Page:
Along the Caribbean coast of Northern Colombia lies El Totumo, an active mud volcano where people come for a spa-like mud bath experience.
The change in scenery was dramatic leaving colorful Cartagena, the Caribbean-facing port city of Colombia, for the active mud volcano of El Tuumo in the country’s rural north. We’d heard of the mud’s healing properties and the unusual experience of soaking in the muck, and so my travel companions and I took the hour taxi ride to Santa Catalina, where the volcano awaited. We watched the dramatic shift from Cartagena’s cobblestone streets and vibrant colonial buildings of UNESCO World Heritage Site to the bucolic landscape of Santa Catalina, dotted by farms and homes with thatched roofs. The taxi turned off the main road and proceeded to our “day spa”: the smallest volcano in the country, approximately 50 feet high with an accessible mud-bath crater.
Upon arrival, we stripped to our bathing suits, paid the 10,000-peso entrance fee and made our way to the steep stairs leading to El Totumo–additional services, like a personal massage, are based on tipping. Or for instance, before summiting El Totumo, you can hand over your camera to a man offering to hold your belongings or take your photo.
There is no way to maneuver through the mud on your own. Workers have to push and pull people across the dense surface in order to relocate them.
From the vantage point on top of El Totumo, the lake spanned in the distance, hazy on this hot day. We waited for our turn to be submerged into the mud–a long way down. We watched as people entered and exited the pit via the mud-caked ladder. One after the other, people lowered themselves into the muck. The mud renders bathers completely marooned with barely the ability to move your limbs or gain balance. There is no way to maneuver through the mud on your own. Workers have to push and pull people across the dense surface in order to relocate them.
While El Totumo is fairly crowded with people bobbing through the mud pit, there is a sense of organization. The attendants jockeyed each person who entered El Totumo through various stations: the entrance, a massage area, and the final relaxation part of the pit. Being massaged in a crowded mud volcano appeals to people differently. Some found this to be a squirm-worthy experience, while others enjoyed it as if it was a tranquil spa and not a volcano.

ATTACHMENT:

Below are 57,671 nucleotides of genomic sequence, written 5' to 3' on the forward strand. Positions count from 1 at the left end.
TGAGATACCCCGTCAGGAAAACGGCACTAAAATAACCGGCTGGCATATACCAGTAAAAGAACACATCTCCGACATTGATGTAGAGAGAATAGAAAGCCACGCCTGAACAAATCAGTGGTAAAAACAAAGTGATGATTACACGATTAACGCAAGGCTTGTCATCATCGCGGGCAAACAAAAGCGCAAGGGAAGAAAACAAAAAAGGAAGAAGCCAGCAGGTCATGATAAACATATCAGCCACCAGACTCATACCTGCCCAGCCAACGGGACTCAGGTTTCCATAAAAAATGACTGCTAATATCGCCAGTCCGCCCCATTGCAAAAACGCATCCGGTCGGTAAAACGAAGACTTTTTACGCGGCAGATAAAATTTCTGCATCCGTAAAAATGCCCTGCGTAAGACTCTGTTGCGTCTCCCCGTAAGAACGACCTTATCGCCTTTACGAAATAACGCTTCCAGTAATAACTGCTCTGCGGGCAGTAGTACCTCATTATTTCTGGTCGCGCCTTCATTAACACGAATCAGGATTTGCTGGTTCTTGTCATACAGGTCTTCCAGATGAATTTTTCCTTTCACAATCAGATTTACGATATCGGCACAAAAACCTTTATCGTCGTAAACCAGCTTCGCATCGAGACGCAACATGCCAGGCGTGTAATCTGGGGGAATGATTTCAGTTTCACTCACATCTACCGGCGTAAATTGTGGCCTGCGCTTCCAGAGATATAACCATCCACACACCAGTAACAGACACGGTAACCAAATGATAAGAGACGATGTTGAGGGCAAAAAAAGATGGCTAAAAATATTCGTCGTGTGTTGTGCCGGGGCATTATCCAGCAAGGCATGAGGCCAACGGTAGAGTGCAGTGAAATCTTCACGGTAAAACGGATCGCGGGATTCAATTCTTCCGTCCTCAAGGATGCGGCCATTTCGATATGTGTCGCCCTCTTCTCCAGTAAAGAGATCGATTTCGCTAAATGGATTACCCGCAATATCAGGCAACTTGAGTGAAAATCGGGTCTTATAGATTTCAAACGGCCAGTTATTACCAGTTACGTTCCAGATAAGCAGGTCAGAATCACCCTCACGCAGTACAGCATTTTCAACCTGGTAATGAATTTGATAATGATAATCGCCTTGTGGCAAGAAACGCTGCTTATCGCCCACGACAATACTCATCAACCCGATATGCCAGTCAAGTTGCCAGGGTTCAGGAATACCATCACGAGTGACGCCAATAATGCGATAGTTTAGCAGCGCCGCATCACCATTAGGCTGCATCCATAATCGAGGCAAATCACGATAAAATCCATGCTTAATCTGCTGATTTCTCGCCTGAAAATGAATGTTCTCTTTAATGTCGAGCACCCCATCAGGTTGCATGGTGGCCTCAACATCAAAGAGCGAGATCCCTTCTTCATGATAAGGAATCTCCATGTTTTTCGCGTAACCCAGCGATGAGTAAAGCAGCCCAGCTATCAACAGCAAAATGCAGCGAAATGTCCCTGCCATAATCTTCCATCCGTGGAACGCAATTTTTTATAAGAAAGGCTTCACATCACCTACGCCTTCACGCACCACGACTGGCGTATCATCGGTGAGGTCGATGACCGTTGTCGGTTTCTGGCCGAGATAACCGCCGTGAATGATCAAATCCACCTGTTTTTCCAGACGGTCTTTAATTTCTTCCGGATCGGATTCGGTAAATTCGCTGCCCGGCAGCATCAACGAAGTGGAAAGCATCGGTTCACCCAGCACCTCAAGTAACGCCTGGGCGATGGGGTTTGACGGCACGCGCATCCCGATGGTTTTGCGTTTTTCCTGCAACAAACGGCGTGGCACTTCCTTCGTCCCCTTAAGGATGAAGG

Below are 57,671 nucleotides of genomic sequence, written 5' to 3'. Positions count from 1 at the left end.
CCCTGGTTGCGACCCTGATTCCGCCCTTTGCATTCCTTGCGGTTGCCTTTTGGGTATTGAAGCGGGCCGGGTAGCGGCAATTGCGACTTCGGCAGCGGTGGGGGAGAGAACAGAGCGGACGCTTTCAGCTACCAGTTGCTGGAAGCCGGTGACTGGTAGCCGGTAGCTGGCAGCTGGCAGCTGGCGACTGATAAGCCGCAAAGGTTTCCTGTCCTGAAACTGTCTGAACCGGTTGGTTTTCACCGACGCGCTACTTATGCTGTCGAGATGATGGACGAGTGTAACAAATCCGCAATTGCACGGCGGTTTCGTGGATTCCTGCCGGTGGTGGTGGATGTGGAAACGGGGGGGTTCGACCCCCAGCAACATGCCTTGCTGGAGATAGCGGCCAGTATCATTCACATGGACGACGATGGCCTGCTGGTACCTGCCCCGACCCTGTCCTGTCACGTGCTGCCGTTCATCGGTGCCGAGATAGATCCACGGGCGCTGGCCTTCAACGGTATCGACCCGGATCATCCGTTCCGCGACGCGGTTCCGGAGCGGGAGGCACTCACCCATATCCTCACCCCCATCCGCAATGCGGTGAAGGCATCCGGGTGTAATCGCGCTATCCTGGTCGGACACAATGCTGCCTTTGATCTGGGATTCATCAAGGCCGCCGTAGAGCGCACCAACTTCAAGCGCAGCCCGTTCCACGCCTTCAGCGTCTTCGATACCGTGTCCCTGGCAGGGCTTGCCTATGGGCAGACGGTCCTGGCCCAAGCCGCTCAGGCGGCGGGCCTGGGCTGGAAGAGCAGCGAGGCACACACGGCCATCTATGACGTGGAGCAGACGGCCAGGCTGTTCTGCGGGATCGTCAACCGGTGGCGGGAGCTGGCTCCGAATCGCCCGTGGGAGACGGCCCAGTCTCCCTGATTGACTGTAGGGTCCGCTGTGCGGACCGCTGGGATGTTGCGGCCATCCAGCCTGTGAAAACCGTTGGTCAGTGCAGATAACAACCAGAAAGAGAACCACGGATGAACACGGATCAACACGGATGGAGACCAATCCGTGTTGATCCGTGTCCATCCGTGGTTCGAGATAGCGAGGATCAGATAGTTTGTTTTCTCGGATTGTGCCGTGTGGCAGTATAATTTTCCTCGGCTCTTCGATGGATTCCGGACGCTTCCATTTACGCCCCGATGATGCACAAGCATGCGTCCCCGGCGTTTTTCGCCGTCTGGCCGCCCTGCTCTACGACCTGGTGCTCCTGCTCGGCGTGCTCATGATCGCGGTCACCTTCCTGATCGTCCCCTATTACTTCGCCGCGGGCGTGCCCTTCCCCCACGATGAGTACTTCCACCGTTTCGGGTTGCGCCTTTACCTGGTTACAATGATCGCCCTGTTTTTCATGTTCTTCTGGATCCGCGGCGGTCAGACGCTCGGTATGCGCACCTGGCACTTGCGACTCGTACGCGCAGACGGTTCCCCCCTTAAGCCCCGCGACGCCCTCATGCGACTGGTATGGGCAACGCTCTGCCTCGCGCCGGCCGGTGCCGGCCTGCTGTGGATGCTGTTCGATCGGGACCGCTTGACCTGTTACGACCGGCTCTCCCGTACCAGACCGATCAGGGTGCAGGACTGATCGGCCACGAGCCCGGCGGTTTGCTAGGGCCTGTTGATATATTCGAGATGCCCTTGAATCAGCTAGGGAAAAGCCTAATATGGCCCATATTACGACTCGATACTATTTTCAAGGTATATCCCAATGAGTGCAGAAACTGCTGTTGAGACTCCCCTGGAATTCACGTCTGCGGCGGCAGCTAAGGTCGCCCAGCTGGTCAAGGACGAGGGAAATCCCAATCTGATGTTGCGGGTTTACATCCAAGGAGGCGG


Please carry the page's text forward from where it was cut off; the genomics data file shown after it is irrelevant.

It can take a while to get used to the sensation of being in the mud. Your body feels weighed down and it is difficult to move. When (if) you do finally get comfortable with the idea that you are in the depths of an active mud volcano, it can be a relaxing and incredible experience. The mud is the perfect temperature: its depths cool and refreshing and its surface warm from the sun. El Totumo is even alleged to have healing powers. Yet this seemed to be fairly standard, non-restorative mud. While the validity of El Totumo’s curative powers is up in the air, a soak is certainly a humorous experience. The sound of laughter flooded the pit. Strangers share this dip together, sometimes to a strange discomfort.
Awkwardness aside, it can be a wonderful experience. That is until a particular moment when many people entered the mud pool–without any others having left. The workers had momentarily abandoned their stations to collect their tips from leaving guests. A slight feeling of panic seemed to fall over our group. The weight of the mud rendered us unable to exit the volcano without help, but the workers returned to pull us out and scrape us off.
Now that we were thoroughly covered in muck, it was time to wash off. In some instances, mud-bathers are able to rinse off in the nearby lagoon, but the lagoon is often too dried up to do so. Instead, there were stools set up where women from the nearby village dumped buckets of water over us all. The service was thorough: shifting our bathing suits, scrubbing every crevice clean of mud. But even with a good wash, the mud persisted. We left feeling a bit grubby and a bit violated, but fully entertained.